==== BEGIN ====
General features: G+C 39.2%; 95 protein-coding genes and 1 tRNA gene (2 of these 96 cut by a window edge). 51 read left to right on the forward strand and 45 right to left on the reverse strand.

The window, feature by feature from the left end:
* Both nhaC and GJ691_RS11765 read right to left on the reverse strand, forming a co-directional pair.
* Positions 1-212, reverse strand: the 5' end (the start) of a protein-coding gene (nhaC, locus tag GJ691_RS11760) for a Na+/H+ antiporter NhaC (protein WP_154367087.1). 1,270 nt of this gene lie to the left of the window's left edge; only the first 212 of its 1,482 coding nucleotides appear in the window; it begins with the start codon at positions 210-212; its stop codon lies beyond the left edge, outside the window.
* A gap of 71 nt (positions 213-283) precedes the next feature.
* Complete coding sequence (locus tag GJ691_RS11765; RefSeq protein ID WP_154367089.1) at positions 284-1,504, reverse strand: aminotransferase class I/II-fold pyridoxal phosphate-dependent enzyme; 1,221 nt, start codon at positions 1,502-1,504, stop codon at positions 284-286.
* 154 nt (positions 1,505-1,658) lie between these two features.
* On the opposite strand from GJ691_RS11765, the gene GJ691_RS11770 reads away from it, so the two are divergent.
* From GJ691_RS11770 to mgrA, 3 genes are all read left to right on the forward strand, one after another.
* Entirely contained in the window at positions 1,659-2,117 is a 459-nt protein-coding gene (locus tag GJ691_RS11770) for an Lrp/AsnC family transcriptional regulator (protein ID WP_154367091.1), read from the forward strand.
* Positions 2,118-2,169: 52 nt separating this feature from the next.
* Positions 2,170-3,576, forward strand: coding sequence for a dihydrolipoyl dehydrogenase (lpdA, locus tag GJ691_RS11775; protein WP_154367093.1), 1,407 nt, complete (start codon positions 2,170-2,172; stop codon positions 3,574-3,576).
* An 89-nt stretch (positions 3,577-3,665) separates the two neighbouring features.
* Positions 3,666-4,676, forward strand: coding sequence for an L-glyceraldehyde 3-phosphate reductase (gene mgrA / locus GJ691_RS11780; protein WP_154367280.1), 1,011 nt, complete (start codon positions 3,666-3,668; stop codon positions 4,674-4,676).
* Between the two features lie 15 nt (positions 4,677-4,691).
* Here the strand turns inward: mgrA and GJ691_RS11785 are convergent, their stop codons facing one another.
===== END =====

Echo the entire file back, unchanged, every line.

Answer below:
General features: G+C 39.2%; 95 protein-coding genes and 1 tRNA gene (2 of these 96 cut by a window edge). 51 read left to right on the forward strand and 45 right to left on the reverse strand.

The window, feature by feature from the left end:
* Both nhaC and GJ691_RS11765 read right to left on the reverse strand, forming a co-directional pair.
* Positions 1-212, reverse strand: the 5' end (the start) of a protein-coding gene (nhaC, locus tag GJ691_RS11760) for a Na+/H+ antiporter NhaC (protein WP_154367087.1). 1,270 nt of this gene lie to the left of the window's left edge; only the first 212 of its 1,482 coding nucleotides appear in the window; it begins with the start codon at positions 210-212; its stop codon lies beyond the left edge, outside the window.
* A gap of 71 nt (positions 213-283) precedes the next feature.
* Complete coding sequence (locus tag GJ691_RS11765; RefSeq protein ID WP_154367089.1) at positions 284-1,504, reverse strand: aminotransferase class I/II-fold pyridoxal phosphate-dependent enzyme; 1,221 nt, start codon at positions 1,502-1,504, stop codon at positions 284-286.
* 154 nt (positions 1,505-1,658) lie between these two features.
* On the opposite strand from GJ691_RS11765, the gene GJ691_RS11770 reads away from it, so the two are divergent.
* From GJ691_RS11770 to mgrA, 3 genes are all read left to right on the forward strand, one after another.
* Entirely contained in the window at positions 1,659-2,117 is a 459-nt protein-coding gene (locus tag GJ691_RS11770) for an Lrp/AsnC family transcriptional regulator (protein ID WP_154367091.1), read from the forward strand.
* Positions 2,118-2,169: 52 nt separating this feature from the next.
* Positions 2,170-3,576, forward strand: coding sequence for a dihydrolipoyl dehydrogenase (lpdA, locus tag GJ691_RS11775; protein WP_154367093.1), 1,407 nt, complete (start codon positions 2,170-2,172; stop codon positions 3,574-3,576).
* An 89-nt stretch (positions 3,577-3,665) separates the two neighbouring features.
* Positions 3,666-4,676, forward strand: coding sequence for an L-glyceraldehyde 3-phosphate reductase (gene mgrA / locus GJ691_RS11780; protein WP_154367280.1), 1,011 nt, complete (start codon positions 3,666-3,668; stop codon positions 4,674-4,676).
* Between the two features lie 15 nt (positions 4,677-4,691).
* Here the strand turns inward: mgrA and GJ691_RS11785 are convergent, their stop codons facing one another.